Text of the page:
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Ai-Da, the world’s first humanoid robot, creates beautiful but essentially flawed art – how can we trust AI’s behavior?


Ai-Da is an accomplished artist who has shown her designs at the Venice Biennale and has spoken to the House of Lords about the future of the creative industry.

She is also a robot. One that can talk, answer complex questions, paint and create art currently on display at the London Design Biennale.

She is too lifelike to call it, driven by cutting-edge AI technology, her designs of everyday objects such as cutlery and pots made using a 3D printer.

'AI Mind Home', Ai-da the robot during a photo call for the London Design Biennale at Somerset House in London

Ai-Da’s work is beautiful, but flawed. Spoons have holes in them and cups are missing sides making them completely unusable.

And that’s the conversation the makers of Ai-Da wanted to start – with the dizzying pace of AI development, can we really trust the technology to behave as we expect?

'AI Mind Home', Ai-da the robot during a photo call for the London Design Biennale at Somerset House in London

Aidan Meller, who invented the Ai-Da robot in Oxford, thinks we might not be able to.

“The main thing is we just don’t know where it’s going to land. We can see the gains in the near term, but actually that’s not going to be where it stays. AI is moving so fast,” he told Sky News.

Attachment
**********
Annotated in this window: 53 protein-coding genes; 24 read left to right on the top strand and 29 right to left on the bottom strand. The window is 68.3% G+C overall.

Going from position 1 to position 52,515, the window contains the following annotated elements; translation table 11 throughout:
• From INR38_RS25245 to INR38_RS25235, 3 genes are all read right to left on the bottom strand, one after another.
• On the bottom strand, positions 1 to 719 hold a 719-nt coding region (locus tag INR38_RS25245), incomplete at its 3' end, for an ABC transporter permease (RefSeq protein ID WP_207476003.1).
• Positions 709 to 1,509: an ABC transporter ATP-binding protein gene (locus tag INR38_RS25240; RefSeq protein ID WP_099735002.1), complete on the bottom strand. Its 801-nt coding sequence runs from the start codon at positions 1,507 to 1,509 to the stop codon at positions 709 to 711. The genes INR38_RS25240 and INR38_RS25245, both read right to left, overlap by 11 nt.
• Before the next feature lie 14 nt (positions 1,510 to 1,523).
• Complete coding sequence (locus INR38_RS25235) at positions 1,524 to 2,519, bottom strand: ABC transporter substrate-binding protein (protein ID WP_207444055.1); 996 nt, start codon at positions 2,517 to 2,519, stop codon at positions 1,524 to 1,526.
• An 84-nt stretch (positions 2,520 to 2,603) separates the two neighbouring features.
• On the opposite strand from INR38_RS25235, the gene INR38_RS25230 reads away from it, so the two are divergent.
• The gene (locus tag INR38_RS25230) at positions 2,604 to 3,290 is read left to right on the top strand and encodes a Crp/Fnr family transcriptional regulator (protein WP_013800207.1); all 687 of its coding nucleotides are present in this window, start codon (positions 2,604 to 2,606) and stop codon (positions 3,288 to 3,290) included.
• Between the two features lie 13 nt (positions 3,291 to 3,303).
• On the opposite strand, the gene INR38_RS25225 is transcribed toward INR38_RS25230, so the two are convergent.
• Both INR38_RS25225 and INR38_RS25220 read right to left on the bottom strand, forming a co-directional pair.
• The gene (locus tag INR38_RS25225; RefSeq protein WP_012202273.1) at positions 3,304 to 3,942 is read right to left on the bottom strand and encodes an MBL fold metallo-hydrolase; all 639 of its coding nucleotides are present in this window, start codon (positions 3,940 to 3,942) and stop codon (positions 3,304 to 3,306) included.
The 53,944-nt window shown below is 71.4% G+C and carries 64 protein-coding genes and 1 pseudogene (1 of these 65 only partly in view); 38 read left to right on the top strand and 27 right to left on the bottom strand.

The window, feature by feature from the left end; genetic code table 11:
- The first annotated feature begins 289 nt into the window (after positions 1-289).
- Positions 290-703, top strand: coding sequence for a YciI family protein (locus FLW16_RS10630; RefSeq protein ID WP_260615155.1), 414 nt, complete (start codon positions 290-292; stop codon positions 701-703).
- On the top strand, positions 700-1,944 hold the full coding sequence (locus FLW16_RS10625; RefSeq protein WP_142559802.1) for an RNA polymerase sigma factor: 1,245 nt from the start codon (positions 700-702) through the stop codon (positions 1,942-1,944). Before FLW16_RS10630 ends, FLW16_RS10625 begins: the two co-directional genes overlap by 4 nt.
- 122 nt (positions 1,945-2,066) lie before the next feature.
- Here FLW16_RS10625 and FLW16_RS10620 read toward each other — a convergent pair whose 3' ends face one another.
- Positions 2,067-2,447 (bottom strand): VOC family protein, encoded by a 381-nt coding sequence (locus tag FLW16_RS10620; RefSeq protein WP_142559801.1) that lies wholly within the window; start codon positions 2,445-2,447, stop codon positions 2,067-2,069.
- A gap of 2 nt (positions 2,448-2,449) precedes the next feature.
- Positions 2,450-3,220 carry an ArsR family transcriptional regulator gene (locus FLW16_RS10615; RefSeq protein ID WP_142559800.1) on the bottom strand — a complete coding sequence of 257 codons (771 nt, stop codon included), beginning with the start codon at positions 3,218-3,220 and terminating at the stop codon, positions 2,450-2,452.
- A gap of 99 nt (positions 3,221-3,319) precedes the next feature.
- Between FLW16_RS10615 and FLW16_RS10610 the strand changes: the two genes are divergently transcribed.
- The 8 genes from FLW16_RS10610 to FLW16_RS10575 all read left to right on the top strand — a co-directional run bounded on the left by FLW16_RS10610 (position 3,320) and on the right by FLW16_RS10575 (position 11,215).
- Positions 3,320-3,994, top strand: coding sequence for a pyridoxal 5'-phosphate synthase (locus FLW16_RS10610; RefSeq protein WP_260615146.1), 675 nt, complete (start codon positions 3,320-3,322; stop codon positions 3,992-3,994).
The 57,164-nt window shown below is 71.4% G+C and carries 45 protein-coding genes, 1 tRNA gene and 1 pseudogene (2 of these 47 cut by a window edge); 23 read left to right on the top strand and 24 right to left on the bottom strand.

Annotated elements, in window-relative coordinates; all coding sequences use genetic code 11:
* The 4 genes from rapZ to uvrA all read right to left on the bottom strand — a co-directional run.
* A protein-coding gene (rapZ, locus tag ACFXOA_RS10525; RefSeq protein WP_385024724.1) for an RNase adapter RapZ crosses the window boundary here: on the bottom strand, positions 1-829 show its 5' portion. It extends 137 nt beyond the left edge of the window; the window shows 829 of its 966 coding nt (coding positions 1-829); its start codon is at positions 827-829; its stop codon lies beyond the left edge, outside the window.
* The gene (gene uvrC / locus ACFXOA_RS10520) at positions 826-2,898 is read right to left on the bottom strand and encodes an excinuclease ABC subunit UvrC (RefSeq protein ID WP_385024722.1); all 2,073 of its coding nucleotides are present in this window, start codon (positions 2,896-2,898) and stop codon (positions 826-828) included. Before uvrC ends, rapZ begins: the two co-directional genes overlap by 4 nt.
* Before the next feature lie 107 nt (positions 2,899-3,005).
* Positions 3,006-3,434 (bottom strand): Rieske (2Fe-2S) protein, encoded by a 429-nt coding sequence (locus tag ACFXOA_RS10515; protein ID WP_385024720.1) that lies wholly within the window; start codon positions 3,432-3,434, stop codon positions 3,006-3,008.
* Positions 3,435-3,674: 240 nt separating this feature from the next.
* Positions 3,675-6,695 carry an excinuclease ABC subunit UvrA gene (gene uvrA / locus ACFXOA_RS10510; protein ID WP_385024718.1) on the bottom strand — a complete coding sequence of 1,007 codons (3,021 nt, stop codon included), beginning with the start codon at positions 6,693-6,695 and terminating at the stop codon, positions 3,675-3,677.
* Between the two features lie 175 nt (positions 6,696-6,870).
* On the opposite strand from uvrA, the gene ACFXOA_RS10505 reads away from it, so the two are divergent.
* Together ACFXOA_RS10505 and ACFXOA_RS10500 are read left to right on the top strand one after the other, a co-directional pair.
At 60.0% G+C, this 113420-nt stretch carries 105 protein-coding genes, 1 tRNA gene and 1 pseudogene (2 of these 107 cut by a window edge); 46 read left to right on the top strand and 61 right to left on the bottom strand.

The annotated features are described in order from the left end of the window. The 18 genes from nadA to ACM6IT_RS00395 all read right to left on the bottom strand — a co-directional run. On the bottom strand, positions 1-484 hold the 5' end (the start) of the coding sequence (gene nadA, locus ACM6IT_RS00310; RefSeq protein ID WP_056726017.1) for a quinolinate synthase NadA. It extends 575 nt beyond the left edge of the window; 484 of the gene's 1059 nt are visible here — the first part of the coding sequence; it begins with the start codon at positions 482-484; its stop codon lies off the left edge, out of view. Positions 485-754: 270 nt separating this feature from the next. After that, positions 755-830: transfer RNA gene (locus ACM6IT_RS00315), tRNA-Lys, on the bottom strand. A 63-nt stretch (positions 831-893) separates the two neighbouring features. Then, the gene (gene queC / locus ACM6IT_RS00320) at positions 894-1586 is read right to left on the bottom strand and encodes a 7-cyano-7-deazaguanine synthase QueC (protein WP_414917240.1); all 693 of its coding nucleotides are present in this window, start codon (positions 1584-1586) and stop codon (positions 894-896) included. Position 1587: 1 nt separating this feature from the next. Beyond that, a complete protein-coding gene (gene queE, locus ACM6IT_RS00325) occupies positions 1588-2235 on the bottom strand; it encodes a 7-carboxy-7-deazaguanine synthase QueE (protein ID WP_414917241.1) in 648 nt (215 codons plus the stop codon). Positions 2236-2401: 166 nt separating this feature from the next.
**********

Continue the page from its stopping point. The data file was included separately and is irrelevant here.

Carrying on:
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Sky’s Kay Burley speaks to the world’s first artistic robot

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“Should I be afraid of you?”

“The knock-on effect of the changes we’re making with technology today, we don’t know how that will actually affect society and the environment, and that’s a big concern.

“And the fact that we’re going in there so confidently without actually doing any testing, without doing any trials before releasing it to the public, is a really big problem ethically.

“I think we just need to control what we’re doing. We’re so quick to get it out there and millions of people are taking it up,” he added.

“What we were trying to do with this project is confront people — this is where we are. Just because we can, doesn’t mean we have to.”

The Ai-Da robot is a success of homegrown innovation, built in Cornwall, with its AI capabilities coming from PhD students and professors at the Universities of Oxford and Birmingham.

What does she think of the concerns of her creators? I asked her if humanity should be afraid of AI.

“I, Ai-da the robot artist, I am not a risk. But some of the technologies I represent may pose a risk,” the robot told Sky News.

“I think the concerns about the future development and use of AI are justified. We need to be careful how we use AI, because despite the benefits, there is also the potential to cause great harm.”

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